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The Flesh and The Fiends (1959)

The Flesh and The Fiends sets out its stall immediately, with two "resurrectionists" at work, stealing a nastily stiff body from a grave.

We're immediately transported to the Academy Of Doctor Knox (Edinburh, 1828 for those of us who need to know these things, personally I couldn't give a toss if it was set in Rhyl, 1978). After being visited by his niece, Martha, he starts his lecture: "You men of medicine are the modern miracle makers," he tells his rapt audience of sideburned youngsters, going on to describe theirs as "the most honourable profession in the world". However, Knox' idea of "honourable" might not be the same as yours or mine…

"Death is an incident producing clay, " (oh-oh…) "Use it, mould it, learn from it…"

Yes, Cushing (complete with "evil" wonky eye) is once again playing a Baron Frankenstein figure - only this time the character is based on fact. It's not long before he's taken on a failing student to help in his "laboratory", where he takes delivery of the freshly dug-up corpse from scene one.

The student (who goes by the name of Chris Jackson) is sent to a dodgy pub to pay the grave robbers for their work, but him being a complete arse manages to immediately get into a fight and is saved by tart-with-a-heart ™ Mary (Billie Whitelaw) and her trusty bottle (ouch!). Unfortunately, the amount Jackson paid the grave robbers was spotted by none other than Burke and Hare, who decide to mug him outside the pub, necessitating a further rescue by the spunky Mary. For some bizarre reason best know to herself, Mary decides that this obvious arse is an attractive proposition (women, eh?), and Jackson finds himself with a common-as-muck girlfriend.

Back at Burke's lodging house, his tenant drops down dead from natural causes, and the pair decide that they might as well earn a few bob from this and pay Dr Knox a call. Meanwhile, the good Doctor is busy insulting his friends and enemies at a party. "That man is doing the devil's work" says one scandalised fat bloke. "Aye, he does it brilliantly…" another adds.

Burke and Hare are busy spending their not-very hard earned in the pub, and decide they need more so entice "Old Aggie" back to Burke's house and suffocate her. "Sure, the old girl's better off," says Hare. "She bit my hand," complains Burke, who did the dirty deed. "Well, you can't blame her for that…" comes the reply.

Jackson's work is now suffering quite badly, thanks to Mary. In fact, the woman is a bloody nightmare - getting rat arsed and setting fire to his work. As Burke and Hare continue to murder Burke's tenants and cart the remains up to Knox, he explains his reasoning to his partner, Mitchell: "I will continue to teach anatomy using the best specimens available, to turn out doctors to replace quacks!"

Finally, Jackson realises that Mary is doing his college work no good at all, and chucks her. Sadly, this only serves to drive her into the waiting clutches of Burke and Hare, and she lasts approximately 30 seconds. Mrs Burke arrives home shortly after the deed, but instead of enquiring why there's a body on her floor, is more concerned with her husband's fidelity.

"Nobody touched her!" says Hare.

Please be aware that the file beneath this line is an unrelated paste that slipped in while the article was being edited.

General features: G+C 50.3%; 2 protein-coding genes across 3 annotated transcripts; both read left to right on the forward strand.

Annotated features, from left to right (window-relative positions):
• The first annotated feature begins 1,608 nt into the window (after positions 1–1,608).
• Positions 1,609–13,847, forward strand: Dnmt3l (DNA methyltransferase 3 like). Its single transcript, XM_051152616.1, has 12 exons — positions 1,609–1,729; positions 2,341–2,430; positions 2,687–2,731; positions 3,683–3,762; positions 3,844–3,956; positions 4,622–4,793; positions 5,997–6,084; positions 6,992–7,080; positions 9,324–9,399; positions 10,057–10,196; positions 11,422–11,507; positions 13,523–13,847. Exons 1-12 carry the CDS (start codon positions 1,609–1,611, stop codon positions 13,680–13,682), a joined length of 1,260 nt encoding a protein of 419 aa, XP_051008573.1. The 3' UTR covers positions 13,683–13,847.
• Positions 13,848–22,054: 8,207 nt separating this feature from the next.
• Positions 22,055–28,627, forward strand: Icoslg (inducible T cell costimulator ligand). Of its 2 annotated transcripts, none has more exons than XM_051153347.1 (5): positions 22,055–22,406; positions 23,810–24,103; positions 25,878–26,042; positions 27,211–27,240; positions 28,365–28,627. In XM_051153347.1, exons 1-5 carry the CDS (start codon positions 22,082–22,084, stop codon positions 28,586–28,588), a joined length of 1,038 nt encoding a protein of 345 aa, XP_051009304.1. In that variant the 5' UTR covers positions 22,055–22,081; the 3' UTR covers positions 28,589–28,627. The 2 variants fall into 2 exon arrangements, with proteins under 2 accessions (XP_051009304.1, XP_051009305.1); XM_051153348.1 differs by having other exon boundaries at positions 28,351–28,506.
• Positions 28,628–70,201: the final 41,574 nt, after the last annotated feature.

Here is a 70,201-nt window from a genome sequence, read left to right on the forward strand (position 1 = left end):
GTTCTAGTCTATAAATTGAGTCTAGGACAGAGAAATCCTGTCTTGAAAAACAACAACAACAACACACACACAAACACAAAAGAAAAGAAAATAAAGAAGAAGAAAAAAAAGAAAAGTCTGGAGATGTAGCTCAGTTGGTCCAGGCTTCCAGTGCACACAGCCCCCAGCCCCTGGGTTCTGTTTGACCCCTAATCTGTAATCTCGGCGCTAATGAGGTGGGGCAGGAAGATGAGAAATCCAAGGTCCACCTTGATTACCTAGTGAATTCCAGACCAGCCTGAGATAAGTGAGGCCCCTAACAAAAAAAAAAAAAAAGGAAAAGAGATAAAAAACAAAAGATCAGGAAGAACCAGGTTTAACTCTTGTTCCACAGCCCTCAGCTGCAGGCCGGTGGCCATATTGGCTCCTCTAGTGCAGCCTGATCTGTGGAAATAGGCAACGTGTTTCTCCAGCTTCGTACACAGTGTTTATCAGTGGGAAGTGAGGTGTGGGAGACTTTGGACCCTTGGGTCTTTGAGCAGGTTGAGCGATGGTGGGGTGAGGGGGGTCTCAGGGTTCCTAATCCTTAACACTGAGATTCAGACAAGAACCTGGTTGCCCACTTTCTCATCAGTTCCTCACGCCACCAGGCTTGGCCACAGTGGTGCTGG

"Willy just killed her, that's all!" a scandalised Burke adds.

So that's okay, then. Of course it's not long before Jackson, at work in the laboratory, takes delivery of Mary's still-warm corpse (in a moment that really needs a comedy "wa-wa" noise). He rushes round to Burke's house to confront the man, but gets a knife in the back.

Burke and Hare realise they are now in serious trouble, and have to murder another innocent, the marvellously named Daft Jamie, in one of the most brutal scenes I've seen in a Brit horror flick. Although I'm sure I'm not the only person who considers the sight of Melvyn Hayes being beaten to death in a pile of pig shit a positive bonus to any film.

But the mob is closing in anyway, and the writing's on the wall for Knox, too - who, against his better judgement, has taken delivery of Daft Jamie's body.

The Flesh And The Fiends is brilliant - don't let its age and the fact it's black and white put you off. Cushing's portrayal of Knox is a work of genius - touching on Baron Frankenstein at times, but eventually showing him to be a misguided fool. He only wants to help the human race, and simply sees bodies as his "clay" to work with - after all, they're already dead, aren't they? Rather than being a cold and calculating killer (as Frankenstein is in many of the Hammers) he's simply turning a blind eye (ho ho) to what he knows Burke and Hare are getting up to.

But Cushing's performance is not the only highlight - Whitelaw is on top form as busty Mary, and Pleasance is fantastic (dodgy Oirish accent aside) as Hare. Any point were he and George Rose (Burke) are n the screen together is played for all the dark comedy it can get - even when they are brutally murdering people, they're still funny.

Just when you think it can't get any better, you have angry mob justice (wait til you see what happens to Pleasance), and a road-to-Damascus realisation of what's going on by the misguided Knox.

"As a child I believed in God and the devil, it took a child to show me what I am now. I have failed. Yes, I have failed."

Last updated: February 22, 2010

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